Monthly Article Archives: January 2002

The Lighter Side of Changing Negative Scripts: The Benefits of Humor and LaughterRobert Brooks, Ph.D.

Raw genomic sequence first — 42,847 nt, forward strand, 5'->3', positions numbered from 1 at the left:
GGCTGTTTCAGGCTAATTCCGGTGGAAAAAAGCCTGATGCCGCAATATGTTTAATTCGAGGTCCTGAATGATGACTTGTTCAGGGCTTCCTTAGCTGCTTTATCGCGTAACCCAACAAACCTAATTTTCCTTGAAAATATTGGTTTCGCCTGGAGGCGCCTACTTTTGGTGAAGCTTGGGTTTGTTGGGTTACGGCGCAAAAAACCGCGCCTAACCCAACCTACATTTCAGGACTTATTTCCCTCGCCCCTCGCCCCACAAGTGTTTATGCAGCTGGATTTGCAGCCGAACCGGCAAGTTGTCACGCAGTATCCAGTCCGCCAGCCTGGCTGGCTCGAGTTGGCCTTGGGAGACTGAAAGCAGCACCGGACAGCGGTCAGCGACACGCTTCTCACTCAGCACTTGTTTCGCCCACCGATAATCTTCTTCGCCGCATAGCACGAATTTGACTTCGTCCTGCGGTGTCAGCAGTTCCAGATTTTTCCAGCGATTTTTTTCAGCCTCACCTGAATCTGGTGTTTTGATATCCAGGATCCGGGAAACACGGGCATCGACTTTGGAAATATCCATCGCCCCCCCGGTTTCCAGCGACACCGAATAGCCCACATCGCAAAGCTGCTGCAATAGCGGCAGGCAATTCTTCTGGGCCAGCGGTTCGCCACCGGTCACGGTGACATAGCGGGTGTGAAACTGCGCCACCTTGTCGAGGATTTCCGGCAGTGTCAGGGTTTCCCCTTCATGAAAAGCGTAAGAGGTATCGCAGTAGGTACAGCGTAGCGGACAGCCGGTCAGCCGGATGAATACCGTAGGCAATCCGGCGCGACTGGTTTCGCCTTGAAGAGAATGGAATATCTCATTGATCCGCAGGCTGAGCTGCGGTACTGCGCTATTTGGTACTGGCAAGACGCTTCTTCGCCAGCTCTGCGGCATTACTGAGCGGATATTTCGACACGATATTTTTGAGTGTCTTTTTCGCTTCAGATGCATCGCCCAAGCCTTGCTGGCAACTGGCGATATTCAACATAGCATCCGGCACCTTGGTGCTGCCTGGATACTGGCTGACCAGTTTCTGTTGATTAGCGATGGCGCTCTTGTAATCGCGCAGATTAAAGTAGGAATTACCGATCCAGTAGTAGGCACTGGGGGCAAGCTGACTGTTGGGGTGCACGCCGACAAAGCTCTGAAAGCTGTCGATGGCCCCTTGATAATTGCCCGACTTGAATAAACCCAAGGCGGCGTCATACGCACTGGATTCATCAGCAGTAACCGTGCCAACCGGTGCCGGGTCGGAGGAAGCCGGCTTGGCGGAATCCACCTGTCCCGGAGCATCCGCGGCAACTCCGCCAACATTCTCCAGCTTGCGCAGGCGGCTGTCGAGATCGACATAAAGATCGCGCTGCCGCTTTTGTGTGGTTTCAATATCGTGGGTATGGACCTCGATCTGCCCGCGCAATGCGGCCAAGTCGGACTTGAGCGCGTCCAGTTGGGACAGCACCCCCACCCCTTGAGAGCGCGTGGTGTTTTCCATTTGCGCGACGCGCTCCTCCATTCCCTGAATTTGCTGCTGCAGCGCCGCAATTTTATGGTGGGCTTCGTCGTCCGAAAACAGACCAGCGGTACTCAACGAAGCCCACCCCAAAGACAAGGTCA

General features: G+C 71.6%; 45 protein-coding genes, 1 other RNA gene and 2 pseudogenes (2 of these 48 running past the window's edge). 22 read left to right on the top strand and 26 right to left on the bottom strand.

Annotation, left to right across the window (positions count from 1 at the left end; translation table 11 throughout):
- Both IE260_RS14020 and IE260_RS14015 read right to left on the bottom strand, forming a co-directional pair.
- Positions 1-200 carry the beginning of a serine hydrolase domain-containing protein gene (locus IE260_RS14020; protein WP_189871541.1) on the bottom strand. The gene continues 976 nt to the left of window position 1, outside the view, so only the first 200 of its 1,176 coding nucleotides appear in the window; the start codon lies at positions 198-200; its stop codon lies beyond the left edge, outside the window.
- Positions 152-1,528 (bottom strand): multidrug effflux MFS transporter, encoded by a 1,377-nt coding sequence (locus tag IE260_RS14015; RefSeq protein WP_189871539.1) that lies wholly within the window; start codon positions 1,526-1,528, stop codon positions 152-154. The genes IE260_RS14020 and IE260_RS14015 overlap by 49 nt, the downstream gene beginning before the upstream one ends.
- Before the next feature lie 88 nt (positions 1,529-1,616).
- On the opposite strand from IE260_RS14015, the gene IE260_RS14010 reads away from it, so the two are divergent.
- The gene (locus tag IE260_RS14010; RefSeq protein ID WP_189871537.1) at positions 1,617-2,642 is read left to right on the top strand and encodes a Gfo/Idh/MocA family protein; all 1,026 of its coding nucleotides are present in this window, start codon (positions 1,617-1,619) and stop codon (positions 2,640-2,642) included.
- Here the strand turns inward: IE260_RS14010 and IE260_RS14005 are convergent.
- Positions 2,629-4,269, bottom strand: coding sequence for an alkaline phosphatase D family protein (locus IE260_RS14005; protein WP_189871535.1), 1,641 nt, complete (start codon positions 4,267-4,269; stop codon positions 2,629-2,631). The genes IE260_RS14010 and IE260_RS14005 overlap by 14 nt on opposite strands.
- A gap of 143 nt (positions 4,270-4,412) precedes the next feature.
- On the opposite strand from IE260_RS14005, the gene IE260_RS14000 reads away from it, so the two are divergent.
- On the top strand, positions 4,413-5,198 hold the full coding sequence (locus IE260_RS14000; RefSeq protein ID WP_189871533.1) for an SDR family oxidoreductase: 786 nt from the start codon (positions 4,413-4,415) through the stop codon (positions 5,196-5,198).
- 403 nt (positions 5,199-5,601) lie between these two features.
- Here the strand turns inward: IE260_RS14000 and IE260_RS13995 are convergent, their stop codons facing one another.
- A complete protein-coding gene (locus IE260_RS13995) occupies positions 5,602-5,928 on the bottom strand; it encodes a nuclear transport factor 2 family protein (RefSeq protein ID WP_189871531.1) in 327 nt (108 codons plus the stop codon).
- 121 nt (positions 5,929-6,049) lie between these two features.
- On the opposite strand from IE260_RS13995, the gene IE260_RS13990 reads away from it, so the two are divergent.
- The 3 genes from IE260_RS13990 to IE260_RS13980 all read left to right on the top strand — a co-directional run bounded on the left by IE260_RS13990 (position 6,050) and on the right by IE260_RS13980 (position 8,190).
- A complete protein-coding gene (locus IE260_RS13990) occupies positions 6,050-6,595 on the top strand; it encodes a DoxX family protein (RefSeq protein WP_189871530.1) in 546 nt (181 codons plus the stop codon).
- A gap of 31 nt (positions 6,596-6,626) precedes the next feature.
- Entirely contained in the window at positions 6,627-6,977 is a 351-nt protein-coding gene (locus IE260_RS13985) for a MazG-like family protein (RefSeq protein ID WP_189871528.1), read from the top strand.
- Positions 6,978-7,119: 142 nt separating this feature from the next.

At an all-day workshop I conducted several weeks ago I discussed the theme of negative scripts, a concept I have addressed previously in my monthly web site articles. I explained that a negative script involved saying or doing the same thing over and over again with family members, friends, co-workers, or employees even though our previous efforts did not result in a positive outcome. I noted that we persist with this behavior, believing that we have right on our side and that others should change their actions. I would guess that most, if not all of us, have engaged in negative scripts—who knows, perhaps someday a negative script gene will be discovered. As I usually do at my presentations, I offered several humorous examples not only of negative scripts but also of the ways in which people attempted to alter these scripts. A woman in the audience approached me during a break and joked about some of her own negative behavior involving her children. She said she planned to change these scripts immediately, which she realized was easier said than done. She observed that many of the examples I offered about parents, teachers, and mental health professionals (including myself) engaging

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